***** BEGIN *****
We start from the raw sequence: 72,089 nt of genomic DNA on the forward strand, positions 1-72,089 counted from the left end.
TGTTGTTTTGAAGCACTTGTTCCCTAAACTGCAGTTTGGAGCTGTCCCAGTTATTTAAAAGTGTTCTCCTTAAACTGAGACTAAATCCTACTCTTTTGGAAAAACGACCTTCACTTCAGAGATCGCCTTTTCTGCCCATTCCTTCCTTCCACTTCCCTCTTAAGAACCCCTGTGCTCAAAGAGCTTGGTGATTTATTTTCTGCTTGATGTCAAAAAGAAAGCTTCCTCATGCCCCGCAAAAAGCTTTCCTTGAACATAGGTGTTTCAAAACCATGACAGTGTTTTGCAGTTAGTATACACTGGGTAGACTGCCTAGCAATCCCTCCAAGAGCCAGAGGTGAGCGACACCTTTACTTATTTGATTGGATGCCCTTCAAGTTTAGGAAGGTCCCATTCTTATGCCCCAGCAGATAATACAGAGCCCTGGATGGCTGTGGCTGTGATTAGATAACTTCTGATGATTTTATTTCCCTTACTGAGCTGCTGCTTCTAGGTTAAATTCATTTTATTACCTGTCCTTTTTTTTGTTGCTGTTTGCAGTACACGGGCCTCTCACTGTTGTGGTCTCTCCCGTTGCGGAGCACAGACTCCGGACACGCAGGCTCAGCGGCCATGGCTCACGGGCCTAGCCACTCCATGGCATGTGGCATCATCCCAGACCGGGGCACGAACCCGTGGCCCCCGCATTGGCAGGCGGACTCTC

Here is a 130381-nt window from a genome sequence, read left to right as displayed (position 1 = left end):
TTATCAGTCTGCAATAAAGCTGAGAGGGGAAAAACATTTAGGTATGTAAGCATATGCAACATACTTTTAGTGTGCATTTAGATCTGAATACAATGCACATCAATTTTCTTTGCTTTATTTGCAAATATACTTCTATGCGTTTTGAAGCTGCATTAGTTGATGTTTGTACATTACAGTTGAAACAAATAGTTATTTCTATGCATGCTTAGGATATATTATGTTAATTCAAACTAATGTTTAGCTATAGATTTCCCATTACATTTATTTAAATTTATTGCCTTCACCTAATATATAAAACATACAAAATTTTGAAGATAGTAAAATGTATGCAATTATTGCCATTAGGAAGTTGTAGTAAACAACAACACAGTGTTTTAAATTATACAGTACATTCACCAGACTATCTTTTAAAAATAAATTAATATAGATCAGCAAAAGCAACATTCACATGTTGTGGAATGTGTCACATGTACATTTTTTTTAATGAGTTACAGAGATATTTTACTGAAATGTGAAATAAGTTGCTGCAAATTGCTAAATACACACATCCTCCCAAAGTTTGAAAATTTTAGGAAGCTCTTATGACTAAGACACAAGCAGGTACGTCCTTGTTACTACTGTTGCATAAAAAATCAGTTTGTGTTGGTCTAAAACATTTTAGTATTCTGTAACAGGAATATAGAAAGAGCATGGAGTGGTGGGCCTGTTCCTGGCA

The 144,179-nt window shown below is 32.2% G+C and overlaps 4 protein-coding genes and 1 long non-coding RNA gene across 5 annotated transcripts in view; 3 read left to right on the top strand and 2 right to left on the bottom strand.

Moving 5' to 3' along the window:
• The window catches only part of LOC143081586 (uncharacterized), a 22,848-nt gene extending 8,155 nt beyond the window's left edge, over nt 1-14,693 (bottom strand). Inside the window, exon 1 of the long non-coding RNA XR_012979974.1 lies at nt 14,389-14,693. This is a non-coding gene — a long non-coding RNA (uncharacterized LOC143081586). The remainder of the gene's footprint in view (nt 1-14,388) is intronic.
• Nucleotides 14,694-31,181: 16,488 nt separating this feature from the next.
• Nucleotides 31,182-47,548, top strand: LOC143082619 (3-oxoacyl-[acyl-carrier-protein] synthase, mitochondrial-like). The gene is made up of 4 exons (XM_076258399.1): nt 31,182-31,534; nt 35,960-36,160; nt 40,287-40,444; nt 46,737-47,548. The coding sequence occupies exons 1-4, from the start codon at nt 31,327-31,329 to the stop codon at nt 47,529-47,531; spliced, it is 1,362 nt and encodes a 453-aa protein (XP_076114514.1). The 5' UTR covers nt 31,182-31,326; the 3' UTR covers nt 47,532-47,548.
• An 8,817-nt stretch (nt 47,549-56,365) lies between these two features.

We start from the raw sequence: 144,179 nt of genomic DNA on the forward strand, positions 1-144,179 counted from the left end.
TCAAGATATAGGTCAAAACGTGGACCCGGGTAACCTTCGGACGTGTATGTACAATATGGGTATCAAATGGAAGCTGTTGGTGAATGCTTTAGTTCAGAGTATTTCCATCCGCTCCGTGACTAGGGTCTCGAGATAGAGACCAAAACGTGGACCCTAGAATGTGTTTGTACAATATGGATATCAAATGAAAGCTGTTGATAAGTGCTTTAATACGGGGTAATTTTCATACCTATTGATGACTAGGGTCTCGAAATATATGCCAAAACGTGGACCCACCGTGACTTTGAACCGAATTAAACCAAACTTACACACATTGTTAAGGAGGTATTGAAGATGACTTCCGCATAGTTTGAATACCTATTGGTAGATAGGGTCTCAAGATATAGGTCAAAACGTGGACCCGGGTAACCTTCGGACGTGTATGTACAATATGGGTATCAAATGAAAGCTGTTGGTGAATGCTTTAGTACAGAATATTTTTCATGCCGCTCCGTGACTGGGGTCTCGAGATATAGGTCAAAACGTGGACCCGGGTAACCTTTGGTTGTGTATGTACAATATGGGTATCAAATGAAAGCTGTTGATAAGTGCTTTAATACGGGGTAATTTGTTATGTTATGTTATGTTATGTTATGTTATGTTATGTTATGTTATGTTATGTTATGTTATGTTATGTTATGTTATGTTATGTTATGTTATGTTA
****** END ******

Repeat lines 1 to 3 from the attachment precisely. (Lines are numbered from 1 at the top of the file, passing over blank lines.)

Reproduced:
We start from the raw sequence: 72,089 nt of genomic DNA on the forward strand, positions 1-72,089 counted from the left end.
TGTTGTTTTGAAGCACTTGTTCCCTAAACTGCAGTTTGGAGCTGTCCCAGTTATTTAAAAGTGTTCTCCTTAAACTGAGACTAAATCCTACTCTTTTGGAAAAACGACCTTCACTTCAGAGATCGCCTTTTCTGCCCATTCCTTCCTTCCACTTCCCTCTTAAGAACCCCTGTGCTCAAAGAGCTTGGTGATTTATTTTCTGCTTGATGTCAAAAAGAAAGCTTCCTCATGCCCCGCAAAAAGCTTTCCTTGAACATAGGTGTTTCAAAACCATGACAGTGTTTTGCAGTTAGTATACACTGGGTAGACTGCCTAGCAATCCCTCCAAGAGCCAGAGGTGAGCGACACCTTTACTTATTTGATTGGATGCCCTTCAAGTTTAGGAAGGTCCCATTCTTATGCCCCAGCAGATAATACAGAGCCCTGGATGGCTGTGGCTGTGATTAGATAACTTCTGATGATTTTATTTCCCTTACTGAGCTGCTGCTTCTAGGTTAAATTCATTTTATTACCTGTCCTTTTTTTTGTTGCTGTTTGCAGTACACGGGCCTCTCACTGTTGTGGTCTCTCCCGTTGCGGAGCACAGACTCCGGACACGCAGGCTCAGCGGCCATGGCTCACGGGCCTAGCCACTCCATGGCATGTGGCATCATCCCAGACCGGGGCACGAACCCGTGGCCCCCGCATTGGCAGGCGGACTCTC

Here is a 130381-nt window from a genome sequence, read left to right as displayed (position 1 = left end):